After perfecting an appeal or filing a Respondent’s Brief on behalf of our clients, we track the associated calendar dates for the Appellate Division, First and Second Departments. Once an appeal is placed on the calendar, the date represents when either an oral argument or submission will take place.
If the appeal is placed on the calendar for oral argument, the parties involved will prepare their arguments for that date. Usually there is a 30-minute time limit for all parties combined (e.g., 15 minutes for Appellants, 15 minutes for Respondents).
If the matter is placed on the submission calendar, no further action or appearance by the attorneys is required. The submission date is provided so that the parties are aware of when the papers will be sent up to the panel for review. The panel will then make a final determination based on the briefs that were filed. Typically, the parties can expect to see a decision within eight weeks from the submission date.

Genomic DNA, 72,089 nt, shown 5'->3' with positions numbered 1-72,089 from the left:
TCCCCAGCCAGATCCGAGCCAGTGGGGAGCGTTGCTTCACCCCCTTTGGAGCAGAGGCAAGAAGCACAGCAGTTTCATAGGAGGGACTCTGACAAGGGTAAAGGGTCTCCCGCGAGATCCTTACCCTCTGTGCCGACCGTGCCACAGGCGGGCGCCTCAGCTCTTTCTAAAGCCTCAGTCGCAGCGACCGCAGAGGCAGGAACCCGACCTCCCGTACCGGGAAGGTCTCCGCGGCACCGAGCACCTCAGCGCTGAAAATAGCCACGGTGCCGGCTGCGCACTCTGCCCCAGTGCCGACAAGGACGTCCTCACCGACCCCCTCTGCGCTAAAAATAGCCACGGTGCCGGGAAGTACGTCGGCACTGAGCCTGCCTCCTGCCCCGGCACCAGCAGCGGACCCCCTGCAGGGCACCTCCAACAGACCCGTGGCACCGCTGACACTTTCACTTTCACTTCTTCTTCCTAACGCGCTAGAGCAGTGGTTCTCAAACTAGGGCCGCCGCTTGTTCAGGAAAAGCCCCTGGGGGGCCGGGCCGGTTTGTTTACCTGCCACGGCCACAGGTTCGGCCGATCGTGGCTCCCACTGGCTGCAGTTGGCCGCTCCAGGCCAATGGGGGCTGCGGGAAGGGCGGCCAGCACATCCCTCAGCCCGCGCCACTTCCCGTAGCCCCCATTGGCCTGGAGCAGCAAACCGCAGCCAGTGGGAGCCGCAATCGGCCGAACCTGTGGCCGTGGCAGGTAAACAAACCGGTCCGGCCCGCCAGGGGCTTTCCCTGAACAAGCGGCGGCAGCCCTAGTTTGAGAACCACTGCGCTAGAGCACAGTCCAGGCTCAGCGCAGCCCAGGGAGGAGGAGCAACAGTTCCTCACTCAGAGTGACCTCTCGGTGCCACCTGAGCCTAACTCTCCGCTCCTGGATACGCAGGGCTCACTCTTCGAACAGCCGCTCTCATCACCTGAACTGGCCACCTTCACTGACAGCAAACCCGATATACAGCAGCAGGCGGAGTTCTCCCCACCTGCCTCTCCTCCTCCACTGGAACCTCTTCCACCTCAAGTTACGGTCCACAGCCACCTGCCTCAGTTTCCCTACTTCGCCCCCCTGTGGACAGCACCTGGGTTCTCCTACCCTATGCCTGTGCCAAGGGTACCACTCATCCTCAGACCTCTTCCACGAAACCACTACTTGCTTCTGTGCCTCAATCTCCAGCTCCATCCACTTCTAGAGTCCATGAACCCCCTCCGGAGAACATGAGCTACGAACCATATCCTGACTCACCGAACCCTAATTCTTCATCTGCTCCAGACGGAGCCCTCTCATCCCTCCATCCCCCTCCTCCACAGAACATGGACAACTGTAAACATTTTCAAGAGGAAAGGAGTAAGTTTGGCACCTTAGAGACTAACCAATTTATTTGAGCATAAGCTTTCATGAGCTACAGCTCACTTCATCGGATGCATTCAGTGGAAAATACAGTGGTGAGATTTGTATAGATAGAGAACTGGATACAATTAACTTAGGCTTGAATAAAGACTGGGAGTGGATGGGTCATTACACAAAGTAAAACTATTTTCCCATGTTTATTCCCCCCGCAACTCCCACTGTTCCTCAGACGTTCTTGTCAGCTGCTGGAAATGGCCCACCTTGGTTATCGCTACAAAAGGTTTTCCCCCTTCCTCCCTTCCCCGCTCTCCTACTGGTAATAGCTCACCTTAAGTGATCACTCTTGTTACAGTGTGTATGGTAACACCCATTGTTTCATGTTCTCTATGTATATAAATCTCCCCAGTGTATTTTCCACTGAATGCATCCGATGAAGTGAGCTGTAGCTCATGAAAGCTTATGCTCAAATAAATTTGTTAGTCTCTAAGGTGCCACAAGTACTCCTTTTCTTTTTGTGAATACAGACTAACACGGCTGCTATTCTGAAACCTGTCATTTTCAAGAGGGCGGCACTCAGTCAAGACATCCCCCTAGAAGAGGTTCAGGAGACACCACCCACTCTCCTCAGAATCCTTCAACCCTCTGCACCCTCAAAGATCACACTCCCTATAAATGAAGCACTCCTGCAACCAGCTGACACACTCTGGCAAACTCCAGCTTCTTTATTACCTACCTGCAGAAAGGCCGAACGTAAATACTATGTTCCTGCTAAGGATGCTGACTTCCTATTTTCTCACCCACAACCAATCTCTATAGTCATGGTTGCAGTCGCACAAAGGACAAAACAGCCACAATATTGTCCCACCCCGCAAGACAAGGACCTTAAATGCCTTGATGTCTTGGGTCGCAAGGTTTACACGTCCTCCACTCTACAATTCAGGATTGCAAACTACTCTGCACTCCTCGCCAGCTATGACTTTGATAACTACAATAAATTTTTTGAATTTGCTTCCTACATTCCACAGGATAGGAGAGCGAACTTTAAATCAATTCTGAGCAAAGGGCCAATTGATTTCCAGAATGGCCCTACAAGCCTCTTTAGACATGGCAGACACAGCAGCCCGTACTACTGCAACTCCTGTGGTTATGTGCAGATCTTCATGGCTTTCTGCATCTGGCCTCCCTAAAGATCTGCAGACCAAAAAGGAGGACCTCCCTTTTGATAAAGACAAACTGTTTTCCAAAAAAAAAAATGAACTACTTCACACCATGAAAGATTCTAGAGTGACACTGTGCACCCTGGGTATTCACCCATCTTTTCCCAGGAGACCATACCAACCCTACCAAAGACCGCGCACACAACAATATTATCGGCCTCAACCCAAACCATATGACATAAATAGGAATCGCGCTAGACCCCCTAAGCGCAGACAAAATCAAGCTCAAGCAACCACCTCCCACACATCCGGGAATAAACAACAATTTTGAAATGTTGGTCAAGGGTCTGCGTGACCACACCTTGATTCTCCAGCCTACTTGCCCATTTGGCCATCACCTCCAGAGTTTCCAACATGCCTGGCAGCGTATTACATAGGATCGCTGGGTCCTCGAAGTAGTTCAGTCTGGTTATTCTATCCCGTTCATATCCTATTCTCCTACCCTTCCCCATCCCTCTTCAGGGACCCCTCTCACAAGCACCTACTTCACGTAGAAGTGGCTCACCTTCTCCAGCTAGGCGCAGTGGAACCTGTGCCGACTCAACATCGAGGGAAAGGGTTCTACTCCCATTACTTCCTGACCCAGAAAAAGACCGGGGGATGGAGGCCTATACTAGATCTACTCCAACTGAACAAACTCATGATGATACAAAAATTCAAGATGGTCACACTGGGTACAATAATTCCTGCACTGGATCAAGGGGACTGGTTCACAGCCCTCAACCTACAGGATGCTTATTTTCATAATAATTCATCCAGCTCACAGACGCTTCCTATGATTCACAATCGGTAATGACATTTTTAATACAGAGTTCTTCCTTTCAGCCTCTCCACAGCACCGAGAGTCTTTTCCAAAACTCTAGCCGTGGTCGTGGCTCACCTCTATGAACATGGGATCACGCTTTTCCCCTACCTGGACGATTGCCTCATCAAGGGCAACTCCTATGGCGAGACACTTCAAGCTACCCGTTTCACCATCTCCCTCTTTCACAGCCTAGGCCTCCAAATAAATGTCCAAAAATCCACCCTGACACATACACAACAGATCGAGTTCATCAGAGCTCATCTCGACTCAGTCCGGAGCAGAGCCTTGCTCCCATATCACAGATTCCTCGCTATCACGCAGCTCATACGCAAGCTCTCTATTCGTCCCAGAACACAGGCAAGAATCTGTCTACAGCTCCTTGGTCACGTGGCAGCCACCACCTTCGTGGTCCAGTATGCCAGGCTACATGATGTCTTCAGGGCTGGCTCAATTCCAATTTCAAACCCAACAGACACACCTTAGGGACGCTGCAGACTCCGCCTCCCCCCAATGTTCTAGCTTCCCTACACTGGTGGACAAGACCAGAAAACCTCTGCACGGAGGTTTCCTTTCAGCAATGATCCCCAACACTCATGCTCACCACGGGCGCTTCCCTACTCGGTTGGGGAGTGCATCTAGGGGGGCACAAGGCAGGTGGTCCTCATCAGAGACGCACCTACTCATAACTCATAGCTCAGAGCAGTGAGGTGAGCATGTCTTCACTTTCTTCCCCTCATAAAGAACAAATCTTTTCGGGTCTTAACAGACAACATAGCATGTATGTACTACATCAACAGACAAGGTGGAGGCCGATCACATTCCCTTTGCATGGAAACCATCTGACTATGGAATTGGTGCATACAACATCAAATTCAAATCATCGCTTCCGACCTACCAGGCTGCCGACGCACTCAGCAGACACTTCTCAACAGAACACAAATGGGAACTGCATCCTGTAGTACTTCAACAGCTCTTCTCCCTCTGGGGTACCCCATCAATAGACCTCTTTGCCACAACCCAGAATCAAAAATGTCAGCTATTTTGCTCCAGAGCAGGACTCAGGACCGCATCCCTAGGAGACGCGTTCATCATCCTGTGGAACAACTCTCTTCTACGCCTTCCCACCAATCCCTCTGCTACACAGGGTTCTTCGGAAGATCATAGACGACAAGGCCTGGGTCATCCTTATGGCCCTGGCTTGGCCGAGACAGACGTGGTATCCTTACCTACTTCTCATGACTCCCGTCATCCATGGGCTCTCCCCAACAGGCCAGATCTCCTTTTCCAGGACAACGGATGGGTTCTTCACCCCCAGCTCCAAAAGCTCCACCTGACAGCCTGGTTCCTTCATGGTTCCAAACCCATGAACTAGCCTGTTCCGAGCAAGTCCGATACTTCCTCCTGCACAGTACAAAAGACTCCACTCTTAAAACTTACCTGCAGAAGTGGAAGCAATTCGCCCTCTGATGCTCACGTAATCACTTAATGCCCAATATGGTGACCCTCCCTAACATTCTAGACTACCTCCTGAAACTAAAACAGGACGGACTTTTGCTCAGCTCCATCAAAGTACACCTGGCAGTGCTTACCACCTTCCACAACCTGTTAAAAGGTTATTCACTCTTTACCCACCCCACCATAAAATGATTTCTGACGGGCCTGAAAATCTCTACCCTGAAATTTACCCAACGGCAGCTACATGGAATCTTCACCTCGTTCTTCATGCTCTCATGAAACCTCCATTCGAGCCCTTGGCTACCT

There are instances when a party may request oral argument, but the Court still places the appeal on the submission calendar. In the Appellate Division, appeals are set forth as enumerated or “non-enumerated.” If an appeal is non-enumerated, it is prohibited from oral argument and will be placed on the submission calendar. If your appeal is non-enumerated and you would like to argue the appeal in front of the panel, you may write a letter requesting permission from the Court. In the First Department, such letters should be filed no later than the day after Respondent’s Briefs are due within a particular Term. In the Second Department, there is no set deadline for this type of request; however, the letter should typically be filed prior to the filing of the last Reply Brief. The parties would then avoid the risk of having the appeal placed on the submission calendar before the request has been made.